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US: Castro Health Crisis Signals Start of Political Change in Cuba


The U.S. State Department's senior official for Latin America said Friday President Fidel Castro's health crisis signals the beginning of political change in Cuba. Assistant Secretary for Western Hemisphere Affairs Thomas Shannon says he does not believe an effort to perpetuate communist rule on the island can succeed.

Senior officials here say they have no hard information about Fidel Castro's condition or ready explanation as to why his brother Raul, who has temporarily assumed power, has not appeared in public since the president's illness was announced.

But Assistant Secretary Shannon says the absence of the Castro brothers from public sight suggests that Fidel Castro's illness is serious, and that a transition effort is under way.

In the most detailed comments to date by a senior U.S. official about the events in Cuba, Assistant Secretary Shannon said it is likely that a behind-the-scenes effort has begun in Havana to perpetuate communist rule, but that the circumstances of the Castro dictatorship make that difficult.

"Authoritarian regimes are like helicopters," he said. "They're 'single fail-point' mechanisms. When a rotor comes off a helicopter, it crashes. When a supreme leader disappears from an authoritarian regime, the authoritarian regime flounders. It doesn't have the direction it requires. And I think that's what we're seeing at this moment."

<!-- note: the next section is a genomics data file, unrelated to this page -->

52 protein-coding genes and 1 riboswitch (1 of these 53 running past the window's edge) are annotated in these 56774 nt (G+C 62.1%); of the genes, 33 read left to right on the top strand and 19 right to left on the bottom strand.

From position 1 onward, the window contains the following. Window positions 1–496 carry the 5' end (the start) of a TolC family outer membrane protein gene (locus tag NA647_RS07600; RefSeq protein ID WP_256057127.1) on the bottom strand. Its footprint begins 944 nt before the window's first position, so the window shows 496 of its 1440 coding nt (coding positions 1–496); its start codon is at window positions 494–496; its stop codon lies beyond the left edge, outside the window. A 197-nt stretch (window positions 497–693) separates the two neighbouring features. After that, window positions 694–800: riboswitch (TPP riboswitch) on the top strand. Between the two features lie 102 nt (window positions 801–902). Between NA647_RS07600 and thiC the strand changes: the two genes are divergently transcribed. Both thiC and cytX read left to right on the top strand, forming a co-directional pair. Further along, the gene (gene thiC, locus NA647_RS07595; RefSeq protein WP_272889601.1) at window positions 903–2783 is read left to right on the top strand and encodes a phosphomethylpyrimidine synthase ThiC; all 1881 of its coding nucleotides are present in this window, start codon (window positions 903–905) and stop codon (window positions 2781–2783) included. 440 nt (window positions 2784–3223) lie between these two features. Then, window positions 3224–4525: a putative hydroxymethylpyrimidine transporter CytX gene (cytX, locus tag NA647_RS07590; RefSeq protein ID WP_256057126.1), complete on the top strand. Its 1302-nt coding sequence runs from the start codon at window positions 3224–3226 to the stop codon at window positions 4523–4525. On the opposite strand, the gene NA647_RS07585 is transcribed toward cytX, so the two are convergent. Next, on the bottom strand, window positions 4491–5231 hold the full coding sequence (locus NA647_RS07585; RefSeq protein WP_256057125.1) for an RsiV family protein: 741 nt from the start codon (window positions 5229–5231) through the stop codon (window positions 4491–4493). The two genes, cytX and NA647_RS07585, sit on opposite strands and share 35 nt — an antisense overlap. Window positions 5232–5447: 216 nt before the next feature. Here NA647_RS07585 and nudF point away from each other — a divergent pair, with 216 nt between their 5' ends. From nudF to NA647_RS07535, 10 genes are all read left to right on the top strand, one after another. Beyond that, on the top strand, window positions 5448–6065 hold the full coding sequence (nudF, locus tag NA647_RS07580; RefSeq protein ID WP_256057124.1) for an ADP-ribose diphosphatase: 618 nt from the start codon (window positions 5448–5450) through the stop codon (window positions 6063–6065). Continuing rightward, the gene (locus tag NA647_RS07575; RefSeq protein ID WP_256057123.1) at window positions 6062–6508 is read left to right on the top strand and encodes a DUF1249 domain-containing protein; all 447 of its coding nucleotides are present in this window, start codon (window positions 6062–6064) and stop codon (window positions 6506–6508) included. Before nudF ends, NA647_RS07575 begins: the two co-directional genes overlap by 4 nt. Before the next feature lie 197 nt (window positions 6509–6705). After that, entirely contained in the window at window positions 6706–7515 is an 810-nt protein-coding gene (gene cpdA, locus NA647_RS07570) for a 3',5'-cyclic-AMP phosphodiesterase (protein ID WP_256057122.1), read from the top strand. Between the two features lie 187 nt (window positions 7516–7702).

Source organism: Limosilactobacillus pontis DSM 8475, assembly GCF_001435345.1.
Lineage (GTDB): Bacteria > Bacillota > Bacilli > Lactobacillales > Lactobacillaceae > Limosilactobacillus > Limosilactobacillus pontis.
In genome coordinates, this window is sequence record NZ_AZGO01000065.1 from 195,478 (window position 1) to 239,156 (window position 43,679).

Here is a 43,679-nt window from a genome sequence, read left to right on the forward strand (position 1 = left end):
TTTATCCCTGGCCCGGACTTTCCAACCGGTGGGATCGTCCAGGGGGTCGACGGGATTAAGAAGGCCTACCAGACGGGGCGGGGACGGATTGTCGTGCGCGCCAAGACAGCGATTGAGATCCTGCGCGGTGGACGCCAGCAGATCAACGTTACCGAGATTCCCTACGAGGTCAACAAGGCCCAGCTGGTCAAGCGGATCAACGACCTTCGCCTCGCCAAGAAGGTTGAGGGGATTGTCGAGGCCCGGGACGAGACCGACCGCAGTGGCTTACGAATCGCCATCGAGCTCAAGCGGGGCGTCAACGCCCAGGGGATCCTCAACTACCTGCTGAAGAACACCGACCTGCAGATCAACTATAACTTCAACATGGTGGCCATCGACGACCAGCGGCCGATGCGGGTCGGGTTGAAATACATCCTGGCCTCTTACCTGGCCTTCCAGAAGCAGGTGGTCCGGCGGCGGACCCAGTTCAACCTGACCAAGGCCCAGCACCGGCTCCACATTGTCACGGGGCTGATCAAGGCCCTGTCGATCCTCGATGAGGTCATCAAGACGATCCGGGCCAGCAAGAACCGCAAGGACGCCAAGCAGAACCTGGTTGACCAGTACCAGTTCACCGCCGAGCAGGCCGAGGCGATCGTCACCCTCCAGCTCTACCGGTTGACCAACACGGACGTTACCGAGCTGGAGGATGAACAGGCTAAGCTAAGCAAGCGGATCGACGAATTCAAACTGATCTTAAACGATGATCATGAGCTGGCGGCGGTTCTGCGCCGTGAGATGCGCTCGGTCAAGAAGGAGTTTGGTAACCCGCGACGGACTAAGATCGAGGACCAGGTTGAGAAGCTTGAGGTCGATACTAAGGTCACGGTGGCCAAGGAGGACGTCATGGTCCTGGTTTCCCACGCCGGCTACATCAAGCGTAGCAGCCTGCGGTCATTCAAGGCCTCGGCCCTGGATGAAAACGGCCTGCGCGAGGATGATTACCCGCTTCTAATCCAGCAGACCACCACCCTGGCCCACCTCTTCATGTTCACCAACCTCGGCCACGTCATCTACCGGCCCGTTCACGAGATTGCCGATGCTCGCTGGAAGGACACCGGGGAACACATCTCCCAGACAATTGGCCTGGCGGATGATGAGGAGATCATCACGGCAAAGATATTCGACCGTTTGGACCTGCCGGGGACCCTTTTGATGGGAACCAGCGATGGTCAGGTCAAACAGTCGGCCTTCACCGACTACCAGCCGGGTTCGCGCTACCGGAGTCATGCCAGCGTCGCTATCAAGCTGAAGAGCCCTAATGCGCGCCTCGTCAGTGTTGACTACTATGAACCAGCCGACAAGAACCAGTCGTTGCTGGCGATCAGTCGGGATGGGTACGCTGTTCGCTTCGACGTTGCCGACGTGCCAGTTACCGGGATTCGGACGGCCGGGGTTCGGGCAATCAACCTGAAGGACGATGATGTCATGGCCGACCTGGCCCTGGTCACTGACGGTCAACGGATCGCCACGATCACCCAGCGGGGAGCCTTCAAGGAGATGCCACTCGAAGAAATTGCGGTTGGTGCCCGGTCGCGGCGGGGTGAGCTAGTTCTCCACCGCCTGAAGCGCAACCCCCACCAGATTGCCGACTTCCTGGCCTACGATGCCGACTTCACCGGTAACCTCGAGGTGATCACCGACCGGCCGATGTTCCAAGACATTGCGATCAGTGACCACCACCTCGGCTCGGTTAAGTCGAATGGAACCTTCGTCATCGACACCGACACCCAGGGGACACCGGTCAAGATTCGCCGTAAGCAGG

Shannon dismissed published suggestions that Raul Castro might be reform-minded and capable of being a transitional leader for Cuba, citing his past record as a ruthless facilitator of his brother's policies.

He also said that, given the regime's harsh treatment of dissenters, especially in recent years, there is no visible opposition leader to turn to, though the country's dissident movement has proven durable.

"There is not an over-arching figure, such as a Lech Walesa, in Cuba at this point," he noted. "But there are a series of very courageous, very articulate individuals who have worked hard to build democratic civil society and dissident movements. And what we believe the international community should be working towards is creating an environment that allows these groups to begin to communicate with each other, and then communicate more broadly with the Cuban people."

Shannon said the Bush administration's Cuba policy, backed by $129 million in recent funding from Congress, is aimed at opening so-called political space in Cuba by providing a free flow of information, via stepped-up U.S. broadcasting and uncensored Internet access.

He said the key to the future stability of Cuba is democracy, which is something he said the United States and international community can encourage, but not impose.

Under questioning, Shannon said he hopes that Venezuela, which under populist President Hugo Chavez has provided massive aid to the Castro government, will join the rest of the hemisphere in supporting a transition to democracy.

He said the Cuba-Venezuela relationship now is largely one between the two leaders, and that it remains to be seen what will happen to it when a non-Castro Cuba emerges.

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